Today, the R Street Institute released a new report that explores the complexity of police use of force. Co-authored by Logan Seacrest, a resident fellow for the Criminal Justice and Civil Liberties program, and Jillian Snider, the program’s policy director and a retired New York Police Department officer, the report acknowledges that mistrust of police is at an all-time high, driven by perceptions that force is routinely misapplied and officers are seldom held accountable. These viewpoints are sustained by a lack of official, robust government statistics.

While most interactions between police and community members are peaceful and officers use force in only a small percentage of encounters, the lack of data transparency makes it difficult to determine how often police cross the line from reasonable to excessive force. In fact, even appropriate uses of force can be misconstrued, leading to increased tensions between law enforcement agencies and the communities they serve. Few other areas in public policy have such a wide delta between public discourse and available facts.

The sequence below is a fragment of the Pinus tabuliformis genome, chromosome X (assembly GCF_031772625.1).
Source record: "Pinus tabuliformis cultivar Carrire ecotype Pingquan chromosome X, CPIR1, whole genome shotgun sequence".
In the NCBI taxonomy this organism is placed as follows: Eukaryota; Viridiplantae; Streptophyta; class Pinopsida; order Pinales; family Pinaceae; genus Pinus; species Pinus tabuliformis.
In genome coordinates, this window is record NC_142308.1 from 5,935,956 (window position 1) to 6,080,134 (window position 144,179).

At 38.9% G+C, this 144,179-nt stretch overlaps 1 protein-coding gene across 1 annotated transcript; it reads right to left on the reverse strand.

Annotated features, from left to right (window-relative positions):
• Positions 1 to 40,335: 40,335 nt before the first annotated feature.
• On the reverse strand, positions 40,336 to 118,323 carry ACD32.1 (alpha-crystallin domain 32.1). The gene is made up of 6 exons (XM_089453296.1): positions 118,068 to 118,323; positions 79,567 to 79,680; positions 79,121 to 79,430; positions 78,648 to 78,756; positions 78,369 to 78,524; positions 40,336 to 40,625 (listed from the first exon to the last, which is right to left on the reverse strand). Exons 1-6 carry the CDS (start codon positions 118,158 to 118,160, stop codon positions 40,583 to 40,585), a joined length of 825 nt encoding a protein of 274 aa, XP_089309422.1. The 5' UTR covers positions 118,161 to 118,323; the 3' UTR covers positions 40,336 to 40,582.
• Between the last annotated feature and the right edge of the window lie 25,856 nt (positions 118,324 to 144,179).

To bridge that gap, the authors chronicle the history of data-collection efforts and give a comprehensive description of the current information and legislative landscape, as well as real-world examples of innovative use-of-force data systems that could be adopted more widely. They also offer recommendations that would help law enforcement leaders and policymakers design use-of-force data systems and craft practical, evidence-based transparency laws.

As Seacrest and Snider conclude, “Despite the decline in official use-of-force numbers, fewer Americans than ever before are confident that police try to avoid excessive force. Social media can trigger cognitive biases that make it seem like disturbing police violence is the norm, even if that is not true statistically. Embracing data transparency and open communication can help law enforcement counter this narrative.”

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Police Use of Force

Policymakers and police executives need to know how police are currently using force, how regulations shape behavior, and how training and culture influence officer decision making.